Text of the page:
Re: Why have a Holy Roman Empire?
- From: "Michael Kuettner" <Michael.Kuettner@xxxxxx>
- Date: Sun, 20 Jun 2010 16:10:57 +0200
"Weland" schrieb :
OK, I'll try again.
Well, at least you recognize the need for emendation! But moving the goalposts on this issue to the "BT" rather than just "Anglo-Saxon" illustrates a rather significant problem: the concept of "feudalism" as a system not only originated outside of A-S historiography, but the system as system was thought to have developed in France and the HRE and exported to other places through economic, religious, political means and intermarriage.
In short, to criticize Reynolds for addressing "feudalism" as understood in "BT" historiography is more or less to criticize the scholar of earliest Christianity for concentrating too much on Jesus and Roman Judea and Galilee instead of Persia and India.
Let me state it again : I am not and never was criticizing Reynolds.
I completely agree with her work.
Second, Curt has the right idea: if you want to look at what Reynolds is criticizing in Le Goff for example a good place to start would be Reynolds herself followed by looking at the work by Le Goff (and others) that she actually cites and the page numbers she cites rather than a book Le Goff edited twenty years after the book cited.I know what she is criticizing; and rightly so.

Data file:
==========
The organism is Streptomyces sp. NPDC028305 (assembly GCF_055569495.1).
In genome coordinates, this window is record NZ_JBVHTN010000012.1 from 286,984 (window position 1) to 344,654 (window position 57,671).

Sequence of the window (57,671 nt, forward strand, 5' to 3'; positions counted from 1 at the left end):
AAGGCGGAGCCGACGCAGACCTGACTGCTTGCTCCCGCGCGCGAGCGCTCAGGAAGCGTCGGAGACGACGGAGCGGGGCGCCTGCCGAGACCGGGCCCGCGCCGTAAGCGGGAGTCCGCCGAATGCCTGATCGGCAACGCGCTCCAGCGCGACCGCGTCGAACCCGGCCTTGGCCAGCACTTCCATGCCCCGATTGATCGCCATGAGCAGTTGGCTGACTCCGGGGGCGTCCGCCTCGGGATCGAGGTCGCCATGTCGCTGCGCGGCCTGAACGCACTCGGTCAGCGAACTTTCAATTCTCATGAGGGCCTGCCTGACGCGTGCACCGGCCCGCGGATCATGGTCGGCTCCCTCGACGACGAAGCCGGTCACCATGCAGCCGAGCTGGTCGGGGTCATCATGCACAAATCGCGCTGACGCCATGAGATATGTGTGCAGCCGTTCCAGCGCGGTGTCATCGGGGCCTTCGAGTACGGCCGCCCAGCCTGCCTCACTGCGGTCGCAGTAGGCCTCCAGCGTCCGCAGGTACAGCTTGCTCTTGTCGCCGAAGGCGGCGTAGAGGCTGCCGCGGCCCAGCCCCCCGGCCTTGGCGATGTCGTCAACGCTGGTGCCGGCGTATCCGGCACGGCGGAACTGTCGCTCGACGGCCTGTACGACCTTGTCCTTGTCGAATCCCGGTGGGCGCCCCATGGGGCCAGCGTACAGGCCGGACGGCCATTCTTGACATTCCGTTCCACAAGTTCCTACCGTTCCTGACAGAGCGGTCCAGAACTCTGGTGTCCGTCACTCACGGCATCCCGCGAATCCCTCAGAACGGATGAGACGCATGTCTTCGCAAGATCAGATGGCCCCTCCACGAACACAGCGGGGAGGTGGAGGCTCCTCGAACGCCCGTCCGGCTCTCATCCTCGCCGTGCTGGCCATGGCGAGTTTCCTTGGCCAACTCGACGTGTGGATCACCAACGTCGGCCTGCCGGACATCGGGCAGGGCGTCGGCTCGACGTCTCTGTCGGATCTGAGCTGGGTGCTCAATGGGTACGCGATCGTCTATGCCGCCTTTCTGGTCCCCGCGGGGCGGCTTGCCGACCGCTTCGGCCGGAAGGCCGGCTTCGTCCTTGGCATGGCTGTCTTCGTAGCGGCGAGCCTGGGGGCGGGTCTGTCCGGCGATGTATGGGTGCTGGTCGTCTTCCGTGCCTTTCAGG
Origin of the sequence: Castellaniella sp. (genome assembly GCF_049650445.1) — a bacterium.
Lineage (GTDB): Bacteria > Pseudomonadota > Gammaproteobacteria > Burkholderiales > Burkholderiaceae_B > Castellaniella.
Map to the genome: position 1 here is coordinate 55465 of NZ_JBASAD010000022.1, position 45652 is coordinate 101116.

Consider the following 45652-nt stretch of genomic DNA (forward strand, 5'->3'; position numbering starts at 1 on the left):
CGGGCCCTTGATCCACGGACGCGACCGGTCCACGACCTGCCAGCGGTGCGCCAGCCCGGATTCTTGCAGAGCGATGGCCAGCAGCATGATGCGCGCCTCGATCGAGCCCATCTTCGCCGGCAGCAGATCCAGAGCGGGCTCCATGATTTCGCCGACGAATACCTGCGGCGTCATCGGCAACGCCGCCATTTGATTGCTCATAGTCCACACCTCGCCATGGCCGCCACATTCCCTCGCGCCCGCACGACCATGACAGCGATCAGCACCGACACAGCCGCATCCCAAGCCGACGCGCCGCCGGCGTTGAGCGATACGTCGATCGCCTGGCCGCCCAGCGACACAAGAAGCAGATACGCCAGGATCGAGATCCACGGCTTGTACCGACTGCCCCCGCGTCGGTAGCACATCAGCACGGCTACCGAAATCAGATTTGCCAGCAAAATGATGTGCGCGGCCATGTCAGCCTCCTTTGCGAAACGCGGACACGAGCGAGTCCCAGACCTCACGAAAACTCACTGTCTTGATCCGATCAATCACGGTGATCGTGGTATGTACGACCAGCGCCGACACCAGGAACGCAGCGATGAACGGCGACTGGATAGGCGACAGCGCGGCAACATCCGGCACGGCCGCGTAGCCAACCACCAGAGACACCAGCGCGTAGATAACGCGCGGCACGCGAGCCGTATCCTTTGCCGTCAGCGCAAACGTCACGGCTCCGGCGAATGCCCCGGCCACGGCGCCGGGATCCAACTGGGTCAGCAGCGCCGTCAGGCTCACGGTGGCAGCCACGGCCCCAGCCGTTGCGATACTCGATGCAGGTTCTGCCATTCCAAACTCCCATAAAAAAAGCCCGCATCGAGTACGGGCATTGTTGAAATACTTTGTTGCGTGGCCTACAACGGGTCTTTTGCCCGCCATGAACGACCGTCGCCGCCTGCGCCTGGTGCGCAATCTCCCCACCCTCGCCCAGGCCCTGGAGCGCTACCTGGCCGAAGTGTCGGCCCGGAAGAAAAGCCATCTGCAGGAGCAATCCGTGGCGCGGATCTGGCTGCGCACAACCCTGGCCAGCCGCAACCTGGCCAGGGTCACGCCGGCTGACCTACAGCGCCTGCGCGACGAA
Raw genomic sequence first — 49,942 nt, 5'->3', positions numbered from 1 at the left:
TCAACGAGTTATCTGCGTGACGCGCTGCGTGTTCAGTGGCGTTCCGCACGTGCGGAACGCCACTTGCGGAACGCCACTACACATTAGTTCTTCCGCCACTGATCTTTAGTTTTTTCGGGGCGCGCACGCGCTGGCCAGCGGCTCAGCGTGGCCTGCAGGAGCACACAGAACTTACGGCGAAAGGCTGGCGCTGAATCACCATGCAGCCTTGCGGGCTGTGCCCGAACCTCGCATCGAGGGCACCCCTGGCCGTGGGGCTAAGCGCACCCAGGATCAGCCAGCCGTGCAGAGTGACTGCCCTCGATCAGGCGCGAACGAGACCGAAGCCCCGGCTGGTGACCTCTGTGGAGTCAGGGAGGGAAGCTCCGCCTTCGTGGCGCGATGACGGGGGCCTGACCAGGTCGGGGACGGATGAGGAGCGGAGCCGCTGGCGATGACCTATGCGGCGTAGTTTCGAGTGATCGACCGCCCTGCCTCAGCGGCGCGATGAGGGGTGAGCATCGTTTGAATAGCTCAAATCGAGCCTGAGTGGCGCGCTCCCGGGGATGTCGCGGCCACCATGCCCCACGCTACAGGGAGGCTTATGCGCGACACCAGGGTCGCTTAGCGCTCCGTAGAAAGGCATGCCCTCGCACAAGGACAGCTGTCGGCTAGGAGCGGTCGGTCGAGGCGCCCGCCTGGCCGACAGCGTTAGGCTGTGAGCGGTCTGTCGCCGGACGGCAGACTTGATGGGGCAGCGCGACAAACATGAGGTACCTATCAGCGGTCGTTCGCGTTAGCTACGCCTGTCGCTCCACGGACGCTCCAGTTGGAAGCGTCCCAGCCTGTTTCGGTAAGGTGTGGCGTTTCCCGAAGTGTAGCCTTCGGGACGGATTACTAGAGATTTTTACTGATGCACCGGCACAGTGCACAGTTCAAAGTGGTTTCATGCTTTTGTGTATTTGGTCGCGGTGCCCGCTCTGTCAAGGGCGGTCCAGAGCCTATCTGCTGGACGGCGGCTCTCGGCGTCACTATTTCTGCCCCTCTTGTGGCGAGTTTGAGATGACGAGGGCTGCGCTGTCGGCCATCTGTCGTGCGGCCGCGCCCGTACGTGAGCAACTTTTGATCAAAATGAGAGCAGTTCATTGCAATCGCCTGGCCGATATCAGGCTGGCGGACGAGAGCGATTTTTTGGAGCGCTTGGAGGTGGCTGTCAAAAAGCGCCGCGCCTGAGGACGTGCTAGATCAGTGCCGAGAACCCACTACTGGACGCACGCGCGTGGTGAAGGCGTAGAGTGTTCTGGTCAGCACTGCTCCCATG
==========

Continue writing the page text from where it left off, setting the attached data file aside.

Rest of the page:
BTW, Le Goff is a student of Bloch's. While Le Goff's thought and interests have continued to evolve over the course of his long career, his La Civilisation was published in 1965, early in Le Goff's career and still heavily influenced by his teacher's thought and positions, and Le Goff's volume was quite influential. Many an early medieval historiographer had to read it whether in England, France, Germany, Italy, Spain, Hungary, Finland, Norway.....I could go on.
His influence doesn't seem to have reached mainstream German speaking
historiography. Feudalismus isn't used by Borst, Heer, Sprandel or Prinz, to name
just a few.
That was my point : Feudalismus just isn't used in main-stream German speaking
historiography. Not because the historians are better, but propably because
one gets a major headache if one tries to fit the realities of the HRE in that